Inner Traditions Speaks Out for the Printed Book

Jon Graham, Acquisitions Editor at Inner Traditions, wrote an essay for the company website, inspired by a speech he heard at the Frankfurt Book Fair about e-books "and the pending demise of the publishing industry as we know it." "(The speaker) made the remark that convenience trumps content every time," says Graham. "I felt the remark was double-edged as there is a legitimate question — which is truly more convenient — the electronic book or the traditional paper construction. Unlike music or video recordings, which require a device to read them, the traditional book requires no mediating instrument. The fact of using an electronic book reader could in fact be regarded as complicating a fairly simple and effective relationship—one that has endured for centuries. Or, to put it another way, it could be compared to adopting a prosthetic device in circumstances that do not truly warrant it. "Unlike other media, which delivers information in ways that would be impossible without modern electronic technology, the way we read a book, whether directly from the page or on a screen, fundamentally remains the same. The viewer’s passive participation will not be rewarded (as it can be when listening to music recordings or watching video recordings) if he or she does not make the same effort of will required to read the traditional format book. Words on a screen do not have any superior qualities to those on the printed page. If anything, the screen may provide a more problematic delivery system for the traditional narrative format, forcing readers to become accustomed for a break in the flow every time a new page has to load in. "As Lucien X. Polastron notes in The Great Digitization and the Quest to Know Everything (Inner Traditions, March 2009), 'when you hold a book in your hands, your left hand is holding the past, your right hand is holding the future, and your eyes are resting on the present.' "The power of reading and the seductive appeal of books is this: the reader is offered the opportunity to embody what was initially wholly existent in the imagination of another human being. It is given rhythm by the almost instinctive movement of turning the page. The book as object has an appeal in its own right, which the electronically emitted text has yet to emulate. I read on screen for work—for pleasure I turn to the old-fashioned book made of paper, board, and ink. Raymond Chandler once said that people are attracted to reading because it provides a break from the deadly rhythms of their own thoughts, something he defined as a 'functional necessity.'” "The e-book, for me, makes that escape more problematic—in fact I find it encourages a kind of attention deficit disorder that makes impossible the kind of dream-like state that occurs when you sink into 'what lies behind the printed page' of a book whose author has totally captivated you." See the entire essay and other staff members' blogs at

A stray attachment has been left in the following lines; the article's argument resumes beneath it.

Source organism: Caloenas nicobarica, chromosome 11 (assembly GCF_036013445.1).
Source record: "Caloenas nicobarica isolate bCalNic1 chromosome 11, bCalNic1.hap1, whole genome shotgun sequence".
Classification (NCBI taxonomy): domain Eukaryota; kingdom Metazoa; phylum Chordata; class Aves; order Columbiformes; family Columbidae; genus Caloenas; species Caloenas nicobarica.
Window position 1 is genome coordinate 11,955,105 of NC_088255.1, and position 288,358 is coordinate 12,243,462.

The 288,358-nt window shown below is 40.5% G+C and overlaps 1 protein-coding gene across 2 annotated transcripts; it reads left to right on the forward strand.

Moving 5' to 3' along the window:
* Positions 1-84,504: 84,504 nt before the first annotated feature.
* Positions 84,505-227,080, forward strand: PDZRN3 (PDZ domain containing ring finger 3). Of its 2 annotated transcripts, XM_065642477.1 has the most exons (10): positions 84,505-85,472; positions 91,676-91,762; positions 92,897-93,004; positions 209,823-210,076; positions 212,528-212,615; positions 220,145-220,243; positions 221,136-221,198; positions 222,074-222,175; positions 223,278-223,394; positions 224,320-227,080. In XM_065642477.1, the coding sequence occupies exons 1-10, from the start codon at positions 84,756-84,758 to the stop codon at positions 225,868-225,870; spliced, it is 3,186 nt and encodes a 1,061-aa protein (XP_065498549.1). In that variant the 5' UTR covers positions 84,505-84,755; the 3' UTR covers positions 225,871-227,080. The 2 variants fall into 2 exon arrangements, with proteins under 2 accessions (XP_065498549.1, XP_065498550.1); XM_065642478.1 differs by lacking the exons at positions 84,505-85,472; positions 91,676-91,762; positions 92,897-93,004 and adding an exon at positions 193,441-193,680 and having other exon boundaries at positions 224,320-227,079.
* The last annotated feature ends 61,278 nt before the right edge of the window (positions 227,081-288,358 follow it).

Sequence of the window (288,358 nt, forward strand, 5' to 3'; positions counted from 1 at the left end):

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Inner Traditions

Prospering While Preserving Editorial Integrity

It's a rare publisher that starts out as groundbreaking and stays that way. In the midst of on-going industry upheaval, Inner Traditions, founded and still owned and operated by publisher Ehud Sperling, celebrates its 35th anniversary by continuing its traditions.

That's not as common in publishing -- among independent or the major houses -- as many authors, editors, booksellers, librarians, critics, and even some publishers would like it to be. As a serious publisher of books about indigenous cultures, perennial philosophy, visionary art, ancient mysteries, the spiritual traditions of the East and West, and holistic health and healing, Inner Traditions' 11 imprints publish a huge roster of authors, including heavy hitters Zecharia Sitchin, Margaret Starbird, Alfred Huang, Ryuho Okawa, Terence McKenna, Ralph Abraham, Barbara Hand Clow, Nicki Scully, Alex Grey, Patch Adams, M.D., and Jose Arguelles.